The principles of optical fibres and dielectric waveguides are discussed in two new sections in Chapter 8. In Chapter 13, the treatment of energy loss has been shortened. The discussion in Chapter 14 has been augmented by a detail section on the physics of wigglers and undulators for synchroton light sources, as a result of the increasing importance of synchrotron radiation as a research tool. There is new material in Chapter 16 on radiation reaction and models of classical charged particles.

There is, also, much more tweaking by small amounts throughout the book.

EduReads Final Word

This book is designed for a two-semester course in electromagnetic theory. This book is the outgrowth of a graduate course in electrodynamics and can be very useful for students interested in theoretical physics, experimental nuclear and high-energy physics.

Classical Electrodynamics, 3rd Edition is available at Amazon New (Hardcover, Paperback)Used,and for Rent.

Also, you can CHECK MORE DETAILS AND PRICING AT Barnes & Noble, AbeBooks, Alibris, eCampus, BiggerBooks, and Knetbooks for this book.

Content

Complete and Detailed Table of Contents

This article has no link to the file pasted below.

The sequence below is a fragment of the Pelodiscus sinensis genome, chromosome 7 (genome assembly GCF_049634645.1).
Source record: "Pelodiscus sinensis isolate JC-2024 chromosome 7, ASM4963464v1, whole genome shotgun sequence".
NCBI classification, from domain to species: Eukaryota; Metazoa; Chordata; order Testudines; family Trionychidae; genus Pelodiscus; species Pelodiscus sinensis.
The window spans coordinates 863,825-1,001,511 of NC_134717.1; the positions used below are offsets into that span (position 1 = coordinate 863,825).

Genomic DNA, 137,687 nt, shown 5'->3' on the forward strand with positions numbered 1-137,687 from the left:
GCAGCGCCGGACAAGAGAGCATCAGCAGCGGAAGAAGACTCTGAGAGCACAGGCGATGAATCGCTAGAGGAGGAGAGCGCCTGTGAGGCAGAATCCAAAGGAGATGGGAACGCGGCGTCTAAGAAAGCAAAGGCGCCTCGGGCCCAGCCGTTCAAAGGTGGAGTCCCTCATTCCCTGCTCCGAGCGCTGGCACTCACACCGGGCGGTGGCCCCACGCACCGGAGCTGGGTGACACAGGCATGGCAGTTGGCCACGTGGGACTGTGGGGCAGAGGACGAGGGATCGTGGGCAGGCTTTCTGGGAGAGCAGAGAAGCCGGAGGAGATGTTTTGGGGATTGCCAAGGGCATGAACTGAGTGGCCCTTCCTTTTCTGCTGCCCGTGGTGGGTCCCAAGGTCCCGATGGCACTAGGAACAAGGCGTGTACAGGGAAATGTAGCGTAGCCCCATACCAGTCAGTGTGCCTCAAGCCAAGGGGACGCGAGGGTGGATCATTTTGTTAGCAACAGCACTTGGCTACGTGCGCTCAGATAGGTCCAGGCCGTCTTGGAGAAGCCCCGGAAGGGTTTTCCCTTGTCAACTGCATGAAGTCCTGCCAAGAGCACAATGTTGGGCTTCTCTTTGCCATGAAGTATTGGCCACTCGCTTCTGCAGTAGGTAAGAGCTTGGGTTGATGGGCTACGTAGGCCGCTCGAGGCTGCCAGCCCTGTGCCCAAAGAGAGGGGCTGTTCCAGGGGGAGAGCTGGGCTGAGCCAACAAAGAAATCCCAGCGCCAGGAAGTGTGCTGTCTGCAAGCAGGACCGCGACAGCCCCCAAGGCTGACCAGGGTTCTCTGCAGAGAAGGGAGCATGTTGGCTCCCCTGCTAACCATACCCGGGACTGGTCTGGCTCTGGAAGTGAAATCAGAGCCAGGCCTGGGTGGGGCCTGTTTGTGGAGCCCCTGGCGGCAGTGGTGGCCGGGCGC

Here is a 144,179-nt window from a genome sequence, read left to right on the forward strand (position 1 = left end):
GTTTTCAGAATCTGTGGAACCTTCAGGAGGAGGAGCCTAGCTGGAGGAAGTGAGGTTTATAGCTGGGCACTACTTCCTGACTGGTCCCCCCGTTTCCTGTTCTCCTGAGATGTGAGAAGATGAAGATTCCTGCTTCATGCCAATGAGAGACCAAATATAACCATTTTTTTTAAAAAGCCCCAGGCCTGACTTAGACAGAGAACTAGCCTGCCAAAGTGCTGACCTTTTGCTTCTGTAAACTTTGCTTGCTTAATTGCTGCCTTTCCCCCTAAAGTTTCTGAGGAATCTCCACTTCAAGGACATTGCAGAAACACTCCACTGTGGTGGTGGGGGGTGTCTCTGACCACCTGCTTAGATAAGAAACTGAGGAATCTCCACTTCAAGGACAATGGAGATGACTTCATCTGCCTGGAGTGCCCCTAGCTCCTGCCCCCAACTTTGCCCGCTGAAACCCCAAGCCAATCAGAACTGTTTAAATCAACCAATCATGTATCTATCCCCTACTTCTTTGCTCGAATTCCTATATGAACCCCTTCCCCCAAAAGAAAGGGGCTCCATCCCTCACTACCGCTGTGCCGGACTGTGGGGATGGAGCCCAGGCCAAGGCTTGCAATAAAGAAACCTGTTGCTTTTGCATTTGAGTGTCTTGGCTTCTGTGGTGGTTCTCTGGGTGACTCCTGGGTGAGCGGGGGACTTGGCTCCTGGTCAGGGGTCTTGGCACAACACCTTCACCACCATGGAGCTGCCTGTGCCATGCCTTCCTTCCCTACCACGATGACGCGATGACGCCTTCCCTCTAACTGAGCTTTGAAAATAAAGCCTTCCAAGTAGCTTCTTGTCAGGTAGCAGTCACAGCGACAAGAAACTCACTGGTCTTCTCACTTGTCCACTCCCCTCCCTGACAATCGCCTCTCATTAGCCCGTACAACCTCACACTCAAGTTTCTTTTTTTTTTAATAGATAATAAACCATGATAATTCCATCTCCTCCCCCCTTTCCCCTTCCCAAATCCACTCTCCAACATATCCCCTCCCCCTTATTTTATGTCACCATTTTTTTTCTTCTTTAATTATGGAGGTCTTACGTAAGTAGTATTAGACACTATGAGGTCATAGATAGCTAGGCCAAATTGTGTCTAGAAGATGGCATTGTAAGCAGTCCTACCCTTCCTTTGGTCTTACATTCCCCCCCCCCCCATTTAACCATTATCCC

• Introduction and Survey
    • I.1 – Maxwell Equations in Vacuum, Fields, and Sources
    • I.2 – Inverse Square Law, or the Mass of Photon
    • I.3 – Linear Superposition
    • I.4 – Maxwell Equations in Macroscopic Media
    • I.5 – Boundary Conditions at Interfaces Between Different Media
    • I.6 – Some Remarks on Idealizations in Electromagnetism
  1. Introduction to Electrostatics
    • 1.1 – Coulomb’s Law
    • 1.2 – Electric Field
    • 1.3 – Gauss’s Law
    • 1.4 – Differential Form of Gauss’s Law
    • 1.5 – Another Equation of Electrostatics and the Scalar Potential
    • 1.6 – Surface Distributions of Charges and Dipoles and Discontinuities in the Electric Field and Potential
    • 1.7 – Poisson and Laplace Equations